Saturday, December 30, 2006

Danum Valley Conservation Area - Walk on the wild side

SPOTTING wildlife in Taman Negara is like striking a 4D lottery – you’ve got to be really lucky. But in the 438 sq km Danum Valley, Sabah – where I spent three days at the Borneo Rainforest Lodge there – you don’t even have to budge from your chalet to spot the occasional rhinoceros hornbill or sambar deer.

Teeming with unique flora and fauna, Danum and its Field Centre, built in 1986, has been a tropical rainforest research and environmental education hub for scientists and students from all corners of the globe.

Over the years, rare, endangered and endemic wildlife have been spotted in Danum; the long list includes the elusive Sumatran rhino, Borneo pygmy elephant, rare clouded leopard, sun bear and banteng or wild ox, which has been extinct in Peninsular Malaysia since the 1940s.

More than 300 species of birds have been sighted at this bird-watchers’ utopia including the rare bulwer’s pheasant, buffy fish owl, Borneo bristlehead and all eight of Borneo’s hornbill species.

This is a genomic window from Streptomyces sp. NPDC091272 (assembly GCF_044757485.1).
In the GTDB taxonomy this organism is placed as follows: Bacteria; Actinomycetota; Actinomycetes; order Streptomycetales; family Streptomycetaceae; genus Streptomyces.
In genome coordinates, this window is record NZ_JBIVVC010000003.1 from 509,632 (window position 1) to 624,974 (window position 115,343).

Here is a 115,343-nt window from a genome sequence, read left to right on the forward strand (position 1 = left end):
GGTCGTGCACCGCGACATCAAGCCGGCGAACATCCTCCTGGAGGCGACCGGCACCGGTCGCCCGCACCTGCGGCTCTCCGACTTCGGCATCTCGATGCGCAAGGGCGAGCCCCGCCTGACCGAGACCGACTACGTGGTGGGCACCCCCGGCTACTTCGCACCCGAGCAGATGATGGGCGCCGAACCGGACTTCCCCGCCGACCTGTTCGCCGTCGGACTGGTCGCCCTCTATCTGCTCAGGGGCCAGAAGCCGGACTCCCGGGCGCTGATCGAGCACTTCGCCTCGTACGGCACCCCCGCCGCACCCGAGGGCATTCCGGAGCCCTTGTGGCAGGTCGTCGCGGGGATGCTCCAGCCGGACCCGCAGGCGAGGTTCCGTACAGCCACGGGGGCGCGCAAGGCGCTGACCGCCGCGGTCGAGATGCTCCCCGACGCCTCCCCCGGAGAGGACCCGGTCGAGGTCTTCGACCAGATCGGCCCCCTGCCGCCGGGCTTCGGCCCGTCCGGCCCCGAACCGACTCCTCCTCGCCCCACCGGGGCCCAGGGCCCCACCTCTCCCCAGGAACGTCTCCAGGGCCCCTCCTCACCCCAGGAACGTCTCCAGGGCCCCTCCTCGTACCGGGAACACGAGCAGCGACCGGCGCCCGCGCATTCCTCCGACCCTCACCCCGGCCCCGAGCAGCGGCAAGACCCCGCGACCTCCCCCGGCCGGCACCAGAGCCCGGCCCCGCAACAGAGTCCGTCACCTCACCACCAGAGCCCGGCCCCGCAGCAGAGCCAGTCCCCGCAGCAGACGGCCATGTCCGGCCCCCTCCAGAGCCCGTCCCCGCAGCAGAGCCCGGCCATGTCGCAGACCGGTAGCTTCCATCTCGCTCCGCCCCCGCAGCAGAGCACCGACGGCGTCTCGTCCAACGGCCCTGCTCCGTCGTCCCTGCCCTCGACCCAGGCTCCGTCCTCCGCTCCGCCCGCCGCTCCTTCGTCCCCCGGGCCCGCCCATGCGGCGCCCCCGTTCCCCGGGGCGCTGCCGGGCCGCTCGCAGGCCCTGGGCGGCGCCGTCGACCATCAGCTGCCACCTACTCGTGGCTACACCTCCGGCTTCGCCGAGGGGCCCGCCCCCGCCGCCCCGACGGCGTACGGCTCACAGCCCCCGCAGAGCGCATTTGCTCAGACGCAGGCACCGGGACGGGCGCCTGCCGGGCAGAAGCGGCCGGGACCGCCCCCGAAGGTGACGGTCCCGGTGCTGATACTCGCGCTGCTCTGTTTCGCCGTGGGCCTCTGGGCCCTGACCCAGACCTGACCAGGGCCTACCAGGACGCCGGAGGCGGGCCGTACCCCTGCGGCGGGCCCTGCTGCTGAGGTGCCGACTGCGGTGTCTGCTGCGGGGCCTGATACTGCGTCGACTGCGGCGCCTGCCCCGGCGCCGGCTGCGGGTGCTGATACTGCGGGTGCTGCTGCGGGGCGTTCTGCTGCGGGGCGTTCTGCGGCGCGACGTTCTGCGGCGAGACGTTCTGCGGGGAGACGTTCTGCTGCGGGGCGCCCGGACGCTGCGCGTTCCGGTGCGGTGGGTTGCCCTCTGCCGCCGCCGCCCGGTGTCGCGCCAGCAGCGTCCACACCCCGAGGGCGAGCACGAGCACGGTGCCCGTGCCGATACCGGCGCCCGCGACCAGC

Standing on Danum’s 107m canopy walkway, suspended 27m from the ground, you get to be eye to eye with these birds. Danum boasts over 200 species of trees like the towering kapur, keruing and seraya trees with their gigantic buttresses, and a myriad of orchids, lianas, ferns, fungi and shrubs.

Thanks to Sabah Foundation’s foresight, the Borneo Rainforest Lodge (BRL) was built in 1994, about 35km from the field centre, so the public has access to this wildlife haven.

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